Interrelations between time, place and channel of communication

In reality, time and place influence all other parameters of a commu- nication situation. If these concepts are combined, an arrangement like Table 4.2 can be created and some different situations of communication defined. From the table with its comments it is possible to see how environmental factors and needs determine choice of and design features of the communication channel. Note that the use of solely natural channels severely restricts the general communication concept.

Synchronous close communication must be considered the most fundamental and also the least problematic. All available channels can be used simultaneously to a more or less extent although the acoustic and optic dominate (note the use of perfume in the chemical channel). An example of optic close communication is the use of sign language.

The dominating acoustic and optic channels are normally handled quite consciously while the others are used subconsciously. In human communication between individuals the process is fine-tuned by use of body language. Four components of interpersonal communication is discerned by Tajfel and Fraser (1978) according to the following:

  1. The verbal Expletives and phonemes, composing the speech.
  2. The Systematic use of different pitches, stresses and junctures like ‘help?’ and ‘help!’.
  3. These are additional vocalizations, shared and used communicatively by members of a cultural group. Examples are ‘ah’, ‘um’, etc. Pauses, tone of voice, extremes of intensity, pitch, drawl, laughing, crying also belongs to this category.
  4. Body and facial movement grouped as body language and including eyebrow position, eye contact, body shift to punctuate discussion, nods etc.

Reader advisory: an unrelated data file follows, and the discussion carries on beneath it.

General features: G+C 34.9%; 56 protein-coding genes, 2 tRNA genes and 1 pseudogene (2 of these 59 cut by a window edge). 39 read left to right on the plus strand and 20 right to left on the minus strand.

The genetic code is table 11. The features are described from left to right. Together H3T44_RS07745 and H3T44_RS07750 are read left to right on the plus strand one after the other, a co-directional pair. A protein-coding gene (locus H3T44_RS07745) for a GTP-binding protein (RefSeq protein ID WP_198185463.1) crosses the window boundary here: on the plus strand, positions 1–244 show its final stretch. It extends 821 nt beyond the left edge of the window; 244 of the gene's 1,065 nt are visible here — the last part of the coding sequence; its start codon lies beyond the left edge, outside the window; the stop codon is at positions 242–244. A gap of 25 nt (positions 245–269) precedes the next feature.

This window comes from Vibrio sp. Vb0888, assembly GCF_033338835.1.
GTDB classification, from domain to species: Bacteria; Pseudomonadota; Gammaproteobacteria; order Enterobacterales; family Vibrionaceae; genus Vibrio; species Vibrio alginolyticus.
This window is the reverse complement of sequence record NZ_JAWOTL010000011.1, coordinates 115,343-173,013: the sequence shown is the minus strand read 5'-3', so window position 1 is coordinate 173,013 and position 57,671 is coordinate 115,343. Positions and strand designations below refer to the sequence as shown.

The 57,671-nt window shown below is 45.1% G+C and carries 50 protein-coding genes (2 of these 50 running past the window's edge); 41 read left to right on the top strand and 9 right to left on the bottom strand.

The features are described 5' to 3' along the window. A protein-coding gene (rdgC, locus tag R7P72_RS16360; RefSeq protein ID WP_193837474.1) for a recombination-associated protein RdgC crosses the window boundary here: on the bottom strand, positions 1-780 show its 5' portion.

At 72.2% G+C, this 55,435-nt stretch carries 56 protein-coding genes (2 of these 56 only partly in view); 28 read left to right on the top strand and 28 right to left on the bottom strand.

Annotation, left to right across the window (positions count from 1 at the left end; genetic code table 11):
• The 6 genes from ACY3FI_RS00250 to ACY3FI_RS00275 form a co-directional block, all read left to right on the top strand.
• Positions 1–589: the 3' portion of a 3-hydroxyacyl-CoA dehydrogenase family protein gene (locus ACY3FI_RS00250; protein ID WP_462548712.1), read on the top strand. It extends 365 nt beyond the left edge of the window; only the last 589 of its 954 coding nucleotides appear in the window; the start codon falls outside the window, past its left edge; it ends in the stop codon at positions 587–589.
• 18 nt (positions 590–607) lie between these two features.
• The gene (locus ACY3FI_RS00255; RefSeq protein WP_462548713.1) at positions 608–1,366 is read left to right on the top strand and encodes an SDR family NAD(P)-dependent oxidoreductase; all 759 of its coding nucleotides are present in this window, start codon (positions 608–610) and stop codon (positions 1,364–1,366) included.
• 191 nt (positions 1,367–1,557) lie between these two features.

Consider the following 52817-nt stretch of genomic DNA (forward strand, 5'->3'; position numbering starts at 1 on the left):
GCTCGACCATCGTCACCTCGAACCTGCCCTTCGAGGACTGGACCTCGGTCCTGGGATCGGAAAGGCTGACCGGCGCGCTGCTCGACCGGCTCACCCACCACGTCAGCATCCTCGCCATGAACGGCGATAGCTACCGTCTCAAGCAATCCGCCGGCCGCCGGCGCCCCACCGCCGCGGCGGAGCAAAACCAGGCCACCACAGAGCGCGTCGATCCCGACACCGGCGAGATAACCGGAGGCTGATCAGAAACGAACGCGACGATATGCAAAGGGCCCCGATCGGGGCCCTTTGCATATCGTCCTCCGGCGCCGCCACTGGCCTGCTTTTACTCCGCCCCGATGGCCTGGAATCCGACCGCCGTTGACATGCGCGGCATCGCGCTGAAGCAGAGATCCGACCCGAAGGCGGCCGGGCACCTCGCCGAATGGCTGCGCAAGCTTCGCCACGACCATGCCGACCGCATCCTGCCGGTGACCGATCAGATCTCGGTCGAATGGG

A closer investigation of non-vocal communcation gives the following means:

The process of human communication is often summed up in two transformations, consisting of the following four phases:

  1. The sender must make clear for himself, exactely what to communicate.
  2. He must chose symbols which externalize the internal content (sound, gestures, body motions, words, intonation etc.). The first transformation.
  3. The receiver must assimilate these symbols despite distrurbances. That is, hear the transmission, know the used language, interpret non-verbal information.
  4. He must thereafter integrate all received symbols and transform them into an internal content, the second transformation.

Different kinds of uncertainties inherent in the use of natural language must, however, be considered. According to Colin Cherry (1966) they are as follows:

  1. Uncertainties of acoustic pattern (accents, tones, loudness)
  2. Uncertainties of language and syntax (construction of sentences, use of synonyms)
  3. Uncertainties of environment (disturbances by noise, background interference, etc.)
  4. Uncertainties of recognition (past experience of the receiver, familiarity with the transmitter, etc.)

Synchronous remote communication are used by animals  primarily in acoustic channels. Finbacks send their messages in the deep-sea hydro- acoustic channel, on a frequency of about 20 Hz. Indications have been noted of a global communication network ranging up to 15000 km some generations ago (Payne 1971).

The communication network of the African elephant exemplifies infrasound land communication in the mechanical-acoustic channel. This channel is used by pawing the ground, causing propagating vibrations below 16 kHz. A 100 mile range in the African savanna has been estimated by some biologists (Moss 1988).

Human synchronous remote communication is dependent on artificial augmentation of the used natural channels, today mainly done in electronic ways. In the acoustic channel, all imaginable methods has been tried since the dawn of human civilization. Some mechanical solutions using air, solid material or water interactively are the following:

  • Signal drums, signal pipes, signal trumpets, gunshots
  • Alp horns, yodelling (Swiss alps), whistling (Canarian Islands)
  • Voice pipes, pneumatic sirens, church bells, gongs

Among the electronic augmentations of the channel the following are the most important: